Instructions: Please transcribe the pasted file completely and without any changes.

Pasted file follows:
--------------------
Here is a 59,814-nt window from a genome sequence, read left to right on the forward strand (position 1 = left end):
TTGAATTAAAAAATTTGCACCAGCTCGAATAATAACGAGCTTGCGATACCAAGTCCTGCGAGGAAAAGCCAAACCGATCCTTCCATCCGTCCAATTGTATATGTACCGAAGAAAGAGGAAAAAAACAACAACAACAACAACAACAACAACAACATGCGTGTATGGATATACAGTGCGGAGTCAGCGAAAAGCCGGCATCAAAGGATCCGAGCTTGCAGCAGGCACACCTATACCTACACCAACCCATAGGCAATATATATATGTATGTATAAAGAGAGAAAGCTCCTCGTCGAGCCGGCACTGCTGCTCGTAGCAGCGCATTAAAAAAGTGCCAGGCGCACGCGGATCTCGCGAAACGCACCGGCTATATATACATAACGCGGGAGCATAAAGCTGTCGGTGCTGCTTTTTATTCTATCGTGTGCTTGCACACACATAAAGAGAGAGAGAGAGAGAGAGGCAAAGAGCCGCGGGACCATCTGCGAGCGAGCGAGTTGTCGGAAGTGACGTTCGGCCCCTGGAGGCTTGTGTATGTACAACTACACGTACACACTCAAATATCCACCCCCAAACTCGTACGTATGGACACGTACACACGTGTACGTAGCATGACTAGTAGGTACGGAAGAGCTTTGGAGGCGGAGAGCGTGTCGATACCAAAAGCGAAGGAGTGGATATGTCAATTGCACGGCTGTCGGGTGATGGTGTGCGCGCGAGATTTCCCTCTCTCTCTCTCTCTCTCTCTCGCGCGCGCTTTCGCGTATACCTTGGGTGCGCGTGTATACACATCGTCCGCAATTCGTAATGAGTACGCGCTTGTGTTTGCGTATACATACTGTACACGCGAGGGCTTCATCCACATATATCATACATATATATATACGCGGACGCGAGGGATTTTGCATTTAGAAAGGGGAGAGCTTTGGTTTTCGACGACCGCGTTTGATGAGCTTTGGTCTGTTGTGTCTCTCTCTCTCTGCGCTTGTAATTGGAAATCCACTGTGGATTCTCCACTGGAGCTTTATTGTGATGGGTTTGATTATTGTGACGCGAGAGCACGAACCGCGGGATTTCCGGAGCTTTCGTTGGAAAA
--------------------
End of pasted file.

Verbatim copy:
Here is a 59,814-nt window from a genome sequence, read left to right on the forward strand (position 1 = left end):
TTGAATTAAAAAATTTGCACCAGCTCGAATAATAACGAGCTTGCGATACCAAGTCCTGCGAGGAAAAGCCAAACCGATCCTTCCATCCGTCCAATTGTATATGTACCGAAGAAAGAGGAAAAAAACAACAACAACAACAACAACAACAACAACATGCGTGTATGGATATACAGTGCGGAGTCAGCGAAAAGCCGGCATCAAAGGATCCGAGCTTGCAGCAGGCACACCTATACCTACACCAACCCATAGGCAATATATATATGTATGTATAAAGAGAGAAAGCTCCTCGTCGAGCCGGCACTGCTGCTCGTAGCAGCGCATTAAAAAAGTGCCAGGCGCACGCGGATCTCGCGAAACGCACCGGCTATATATACATAACGCGGGAGCATAAAGCTGTCGGTGCTGCTTTTTATTCTATCGTGTGCTTGCACACACATAAAGAGAGAGAGAGAGAGAGAGGCAAAGAGCCGCGGGACCATCTGCGAGCGAGCGAGTTGTCGGAAGTGACGTTCGGCCCCTGGAGGCTTGTGTATGTACAACTACACGTACACACTCAAATATCCACCCCCAAACTCGTACGTATGGACACGTACACACGTGTACGTAGCATGACTAGTAGGTACGGAAGAGCTTTGGAGGCGGAGAGCGTGTCGATACCAAAAGCGAAGGAGTGGATATGTCAATTGCACGGCTGTCGGGTGATGGTGTGCGCGCGAGATTTCCCTCTCTCTCTCTCTCTCTCTCTCGCGCGCGCTTTCGCGTATACCTTGGGTGCGCGTGTATACACATCGTCCGCAATTCGTAATGAGTACGCGCTTGTGTTTGCGTATACATACTGTACACGCGAGGGCTTCATCCACATATATCATACATATATATATACGCGGACGCGAGGGATTTTGCATTTAGAAAGGGGAGAGCTTTGGTTTTCGACGACCGCGTTTGATGAGCTTTGGTCTGTTGTGTCTCTCTCTCTCTGCGCTTGTAATTGGAAATCCACTGTGGATTCTCCACTGGAGCTTTATTGTGATGGGTTTGATTATTGTGACGCGAGAGCACGAACCGCGGGATTTCCGGAGCTTTCGTTGGAAAA